You may want someone to lend an ear or distract you with a quick chat or offer of advice. By taking the time to access this emotional support, you have the opportunity to let off steam and is so doing prevent your feelings from boiling over. There are also supportive charities like Child Line and the Samaritans who can be contacted anonymously over the phone or through web chat.

Breathe Deeply

When you get anxious, your “fight or flight” response kicks in, where your body releases adrenaline and increases your heart rate. Breathing deeply can help your body to settle down to a more natural state. Imagine, then, blowing into a balloon: As you take a deep breath in, notice your stomach rising as you allow your lungs to take in the maximum amount of air. Then slowly breathe out imagining you are filling the balloon with air. Try and do this three times.

Keep Yourself Busy

Try and ensure you have structure and activities each day. For example, give yourself a project to complete over the summer, look at voluntary or part-time work, organise social activities with your friends and help out at home. If you keep yourself busy, you have less time to sit and dwell on your thoughts. You will also feel better about yourself as you have been able to achieve something.

Getting Good Quality Sleep

We understand that getting a good night’s sleep may seem impossible because of your nerves, but it is important to try your hardest to get into a good routine. Go to bed and wake up at similar times every day, and make your bedroom a relaxing space, with any screens turned off at least an hour before bedtime. Avoid caffeinated drinks in the hours before bedtime and try to fit in at least twenty minutes of exercise each day – but again, not too close to bedtime.

Form a Plan for Results Day

Think about all the possible outcomes on results day, and jot them down. Then, write a potential plan for each one. For example, if you were to get your expected grades, what happens; If you get lower than expected, what would your next steps be?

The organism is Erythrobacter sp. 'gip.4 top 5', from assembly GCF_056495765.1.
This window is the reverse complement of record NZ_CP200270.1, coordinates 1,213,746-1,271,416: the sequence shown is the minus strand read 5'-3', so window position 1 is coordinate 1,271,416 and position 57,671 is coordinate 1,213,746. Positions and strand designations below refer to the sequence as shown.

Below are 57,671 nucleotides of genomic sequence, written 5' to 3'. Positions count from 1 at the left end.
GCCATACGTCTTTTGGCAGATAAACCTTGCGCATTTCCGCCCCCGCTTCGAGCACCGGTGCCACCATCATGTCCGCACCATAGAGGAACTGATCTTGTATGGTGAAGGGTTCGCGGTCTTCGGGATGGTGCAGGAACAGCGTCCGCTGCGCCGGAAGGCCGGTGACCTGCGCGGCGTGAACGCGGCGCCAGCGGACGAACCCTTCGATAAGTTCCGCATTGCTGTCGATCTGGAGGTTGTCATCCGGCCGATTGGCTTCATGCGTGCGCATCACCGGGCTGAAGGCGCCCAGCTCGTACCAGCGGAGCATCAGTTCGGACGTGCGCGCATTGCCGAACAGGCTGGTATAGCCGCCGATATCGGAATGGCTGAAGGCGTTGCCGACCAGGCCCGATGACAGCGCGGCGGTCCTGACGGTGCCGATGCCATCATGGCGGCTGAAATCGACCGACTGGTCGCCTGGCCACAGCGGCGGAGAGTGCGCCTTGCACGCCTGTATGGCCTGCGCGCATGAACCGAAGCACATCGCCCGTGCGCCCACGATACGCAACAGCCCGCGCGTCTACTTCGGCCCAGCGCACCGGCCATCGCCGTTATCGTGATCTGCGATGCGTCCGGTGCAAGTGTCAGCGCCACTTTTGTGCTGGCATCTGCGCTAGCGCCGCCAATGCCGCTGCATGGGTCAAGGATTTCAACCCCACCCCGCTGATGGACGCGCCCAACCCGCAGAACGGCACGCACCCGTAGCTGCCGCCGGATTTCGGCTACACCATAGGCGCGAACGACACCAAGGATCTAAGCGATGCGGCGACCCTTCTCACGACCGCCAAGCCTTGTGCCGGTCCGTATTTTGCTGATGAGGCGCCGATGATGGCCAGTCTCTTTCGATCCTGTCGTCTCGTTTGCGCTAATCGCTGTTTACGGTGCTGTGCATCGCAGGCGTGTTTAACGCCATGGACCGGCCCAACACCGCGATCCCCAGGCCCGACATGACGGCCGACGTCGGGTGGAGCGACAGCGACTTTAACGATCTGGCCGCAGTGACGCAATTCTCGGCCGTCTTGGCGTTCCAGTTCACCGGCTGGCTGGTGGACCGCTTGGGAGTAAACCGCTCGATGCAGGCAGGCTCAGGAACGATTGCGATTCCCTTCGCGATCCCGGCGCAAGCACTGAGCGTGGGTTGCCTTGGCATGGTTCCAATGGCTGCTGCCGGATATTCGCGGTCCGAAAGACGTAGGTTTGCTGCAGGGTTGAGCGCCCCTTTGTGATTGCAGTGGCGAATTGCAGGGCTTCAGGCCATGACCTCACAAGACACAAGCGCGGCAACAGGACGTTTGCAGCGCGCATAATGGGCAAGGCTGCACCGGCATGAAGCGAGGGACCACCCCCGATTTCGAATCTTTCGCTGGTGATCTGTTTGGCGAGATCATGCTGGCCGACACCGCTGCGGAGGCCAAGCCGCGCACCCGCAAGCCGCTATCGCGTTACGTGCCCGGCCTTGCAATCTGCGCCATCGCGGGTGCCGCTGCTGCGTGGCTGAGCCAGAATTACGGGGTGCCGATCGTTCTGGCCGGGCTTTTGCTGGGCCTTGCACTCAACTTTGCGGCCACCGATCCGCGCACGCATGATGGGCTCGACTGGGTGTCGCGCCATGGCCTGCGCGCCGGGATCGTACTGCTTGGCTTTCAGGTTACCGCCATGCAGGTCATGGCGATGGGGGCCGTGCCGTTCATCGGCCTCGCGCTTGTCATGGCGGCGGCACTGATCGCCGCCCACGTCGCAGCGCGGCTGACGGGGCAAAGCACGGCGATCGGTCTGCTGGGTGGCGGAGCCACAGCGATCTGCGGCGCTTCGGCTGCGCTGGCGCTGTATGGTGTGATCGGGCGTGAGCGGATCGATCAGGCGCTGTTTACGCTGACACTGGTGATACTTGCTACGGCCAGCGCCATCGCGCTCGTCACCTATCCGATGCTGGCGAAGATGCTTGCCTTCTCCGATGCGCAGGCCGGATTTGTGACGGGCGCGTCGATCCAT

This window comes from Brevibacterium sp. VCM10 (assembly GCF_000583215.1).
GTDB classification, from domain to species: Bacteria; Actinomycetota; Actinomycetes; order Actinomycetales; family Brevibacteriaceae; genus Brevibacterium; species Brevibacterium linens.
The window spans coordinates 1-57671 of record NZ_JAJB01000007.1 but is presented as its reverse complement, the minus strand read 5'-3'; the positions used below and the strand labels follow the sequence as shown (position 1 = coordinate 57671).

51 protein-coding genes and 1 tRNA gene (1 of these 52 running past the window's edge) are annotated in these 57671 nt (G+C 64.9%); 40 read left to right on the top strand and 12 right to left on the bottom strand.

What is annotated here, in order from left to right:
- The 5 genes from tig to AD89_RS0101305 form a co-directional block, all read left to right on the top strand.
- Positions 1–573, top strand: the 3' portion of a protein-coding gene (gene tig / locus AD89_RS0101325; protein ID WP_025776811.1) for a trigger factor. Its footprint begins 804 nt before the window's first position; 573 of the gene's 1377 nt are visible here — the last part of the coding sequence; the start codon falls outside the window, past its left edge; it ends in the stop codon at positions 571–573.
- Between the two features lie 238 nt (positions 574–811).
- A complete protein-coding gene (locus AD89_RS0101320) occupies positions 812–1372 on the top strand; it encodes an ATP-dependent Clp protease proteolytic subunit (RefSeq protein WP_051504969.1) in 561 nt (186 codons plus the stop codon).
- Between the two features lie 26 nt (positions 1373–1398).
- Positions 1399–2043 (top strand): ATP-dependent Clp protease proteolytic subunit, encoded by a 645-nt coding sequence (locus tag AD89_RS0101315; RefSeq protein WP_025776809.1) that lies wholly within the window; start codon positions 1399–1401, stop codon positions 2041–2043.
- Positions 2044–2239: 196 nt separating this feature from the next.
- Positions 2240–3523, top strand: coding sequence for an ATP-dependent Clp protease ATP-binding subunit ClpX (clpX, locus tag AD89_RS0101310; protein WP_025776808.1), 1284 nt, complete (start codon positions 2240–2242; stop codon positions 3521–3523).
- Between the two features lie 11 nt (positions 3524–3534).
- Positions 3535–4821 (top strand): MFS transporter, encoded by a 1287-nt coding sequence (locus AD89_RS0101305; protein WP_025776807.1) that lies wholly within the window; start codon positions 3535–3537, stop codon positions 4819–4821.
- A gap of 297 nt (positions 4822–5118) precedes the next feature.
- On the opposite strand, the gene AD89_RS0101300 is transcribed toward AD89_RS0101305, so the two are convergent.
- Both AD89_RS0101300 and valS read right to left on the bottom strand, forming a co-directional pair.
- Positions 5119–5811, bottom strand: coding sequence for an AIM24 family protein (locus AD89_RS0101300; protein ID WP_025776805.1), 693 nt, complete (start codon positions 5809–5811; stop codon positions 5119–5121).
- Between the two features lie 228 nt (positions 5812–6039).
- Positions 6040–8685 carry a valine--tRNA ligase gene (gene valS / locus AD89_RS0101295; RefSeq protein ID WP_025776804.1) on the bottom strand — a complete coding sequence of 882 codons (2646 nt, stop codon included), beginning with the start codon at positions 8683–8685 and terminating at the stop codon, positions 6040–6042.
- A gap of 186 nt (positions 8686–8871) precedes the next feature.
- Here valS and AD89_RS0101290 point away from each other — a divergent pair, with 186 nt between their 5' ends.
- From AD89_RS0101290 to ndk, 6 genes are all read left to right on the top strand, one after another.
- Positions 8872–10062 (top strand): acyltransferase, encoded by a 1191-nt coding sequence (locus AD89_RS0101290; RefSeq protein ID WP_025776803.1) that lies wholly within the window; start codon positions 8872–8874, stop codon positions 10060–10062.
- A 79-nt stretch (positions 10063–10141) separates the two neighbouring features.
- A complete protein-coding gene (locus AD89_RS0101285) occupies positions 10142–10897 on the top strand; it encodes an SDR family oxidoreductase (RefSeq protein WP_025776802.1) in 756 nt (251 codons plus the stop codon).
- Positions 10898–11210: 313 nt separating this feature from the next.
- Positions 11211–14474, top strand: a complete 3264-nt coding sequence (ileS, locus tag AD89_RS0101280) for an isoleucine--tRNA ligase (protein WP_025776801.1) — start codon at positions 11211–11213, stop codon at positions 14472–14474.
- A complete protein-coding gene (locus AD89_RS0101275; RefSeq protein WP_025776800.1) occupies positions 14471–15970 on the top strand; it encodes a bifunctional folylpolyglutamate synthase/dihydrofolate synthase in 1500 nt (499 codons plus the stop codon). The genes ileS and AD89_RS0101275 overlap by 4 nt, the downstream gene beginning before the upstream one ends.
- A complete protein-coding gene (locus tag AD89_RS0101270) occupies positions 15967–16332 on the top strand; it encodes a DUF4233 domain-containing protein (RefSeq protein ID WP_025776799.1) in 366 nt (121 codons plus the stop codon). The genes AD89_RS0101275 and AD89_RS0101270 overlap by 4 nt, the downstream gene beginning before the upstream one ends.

This can help you to recognise that there are options and a future for you, regardless of what happens. It can stop yourself from worrying about the unknown, because it means you have a plan for every scenario.

Tackle Your Negative Thoughts

It is easy to gravitate towards the worst case scenario when you’re feeling anxious. Do you believe you failed your exam spectacularly? Do you think you’re going to get terrible grades across the board? There are steps you can take to question and alter these thoughts:

  • At the end of each day, jot down any moments when you felt like this. Write down what you thought at the time.
  • Next, write down the evidence you have contradicting that negative thought. What goes against it? For example, if you thought, “I’m going to fail everything,” think about the hours of revision and preparation you put in for your exams.

Then, write down a healthier way of thinking about the situation. For example, instead of thinking that you’ve failed an exam, you may want to think, “I know it was tough, but I worked so hard that I know I tried it my best. I’m proud of the work I put in.”

Completing this activity at the end of every day will stop you from focusing on potential negative outcomes during this stressful time.

Getting Support

If your stress levels don’t seem to be getting any better, you should visit your GP. They will be able to provide you with the right support you may need at this time.

According to the World Meteorological Organisation a heatwave is a “marked unusual hot weather over a region persisting at least two consecutive days”.

Usually, such a definition would not be something we may be interested in knowing, but perhaps times are changing in this country. For the UK, this summer is shaping up to be one of the hottest of all time. Forecasters at the Met Office have been reading out temperatures of 34C over the last few days (24-27th July), and even with the onset of storms in some regions, it looks like it will be remaining warm for a while yet.

The Met Office reports that “the temperatures so far this summer have been remarkable… between 1 June to 16 July, the average daily maximum temperature across the country was 20.9 °C.” This average has increased over the past two weeks, with many parts of Britain experiencing heat in excess of 28C. Porthmadog, in Wales, now holds the record for the hottest day of June, when it reached 33C on the 28th. This was beaten in Suffolk, though, when on 22nd July temperatures soared to 33.3C.

The UK’s heatwave has been caused by a jet stream looping to the north of the UK, creating an area of ‘home grown’ high pressure. Met Office forecaster Mark Foster explains, “Long days, very still conditions and clear skies helped June temperatures to get very intense… The sun in June is relatively the highest it gets in the sky and heat can build up over successive days.”